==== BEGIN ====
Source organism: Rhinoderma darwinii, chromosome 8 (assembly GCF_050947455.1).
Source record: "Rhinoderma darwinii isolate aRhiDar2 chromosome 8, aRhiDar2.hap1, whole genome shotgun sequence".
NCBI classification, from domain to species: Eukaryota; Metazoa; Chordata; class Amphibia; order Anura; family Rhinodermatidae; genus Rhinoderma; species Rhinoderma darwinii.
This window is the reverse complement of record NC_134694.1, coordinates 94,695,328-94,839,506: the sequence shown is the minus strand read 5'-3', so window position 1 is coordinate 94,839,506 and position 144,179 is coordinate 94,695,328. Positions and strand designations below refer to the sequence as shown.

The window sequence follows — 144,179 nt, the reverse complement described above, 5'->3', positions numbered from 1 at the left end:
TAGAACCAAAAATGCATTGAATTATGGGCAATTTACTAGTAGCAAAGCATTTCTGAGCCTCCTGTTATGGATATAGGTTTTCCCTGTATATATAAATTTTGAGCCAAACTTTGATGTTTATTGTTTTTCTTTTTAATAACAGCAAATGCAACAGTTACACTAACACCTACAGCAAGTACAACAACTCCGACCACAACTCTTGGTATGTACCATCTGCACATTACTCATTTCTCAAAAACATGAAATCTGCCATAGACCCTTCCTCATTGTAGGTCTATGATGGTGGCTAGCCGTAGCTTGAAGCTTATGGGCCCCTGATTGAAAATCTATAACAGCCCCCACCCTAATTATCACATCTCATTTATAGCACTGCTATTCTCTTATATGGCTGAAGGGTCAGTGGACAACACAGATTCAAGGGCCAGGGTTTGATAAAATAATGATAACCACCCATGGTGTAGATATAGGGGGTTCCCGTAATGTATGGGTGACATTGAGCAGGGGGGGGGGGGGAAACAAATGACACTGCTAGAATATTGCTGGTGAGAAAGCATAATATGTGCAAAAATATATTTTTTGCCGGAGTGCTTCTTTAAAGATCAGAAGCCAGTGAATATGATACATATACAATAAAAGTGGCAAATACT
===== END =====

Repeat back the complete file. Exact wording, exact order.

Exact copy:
Source organism: Rhinoderma darwinii, chromosome 8 (assembly GCF_050947455.1).
Source record: "Rhinoderma darwinii isolate aRhiDar2 chromosome 8, aRhiDar2.hap1, whole genome shotgun sequence".
NCBI classification, from domain to species: Eukaryota; Metazoa; Chordata; class Amphibia; order Anura; family Rhinodermatidae; genus Rhinoderma; species Rhinoderma darwinii.
This window is the reverse complement of record NC_134694.1, coordinates 94,695,328-94,839,506: the sequence shown is the minus strand read 5'-3', so window position 1 is coordinate 94,839,506 and position 144,179 is coordinate 94,695,328. Positions and strand designations below refer to the sequence as shown.

The window sequence follows — 144,179 nt, the reverse complement described above, 5'->3', positions numbered from 1 at the left end:
TAGAACCAAAAATGCATTGAATTATGGGCAATTTACTAGTAGCAAAGCATTTCTGAGCCTCCTGTTATGGATATAGGTTTTCCCTGTATATATAAATTTTGAGCCAAACTTTGATGTTTATTGTTTTTCTTTTTAATAACAGCAAATGCAACAGTTACACTAACACCTACAGCAAGTACAACAACTCCGACCACAACTCTTGGTATGTACCATCTGCACATTACTCATTTCTCAAAAACATGAAATCTGCCATAGACCCTTCCTCATTGTAGGTCTATGATGGTGGCTAGCCGTAGCTTGAAGCTTATGGGCCCCTGATTGAAAATCTATAACAGCCCCCACCCTAATTATCACATCTCATTTATAGCACTGCTATTCTCTTATATGGCTGAAGGGTCAGTGGACAACACAGATTCAAGGGCCAGGGTTTGATAAAATAATGATAACCACCCATGGTGTAGATATAGGGGGTTCCCGTAATGTATGGGTGACATTGAGCAGGGGGGGGGGGGGAAACAAATGACACTGCTAGAATATTGCTGGTGAGAAAGCATAATATGTGCAAAAATATATTTTTTGCCGGAGTGCTTCTTTAAAGATCAGAAGCCAGTGAATATGATACATATACAATAAAAGTGGCAAATACT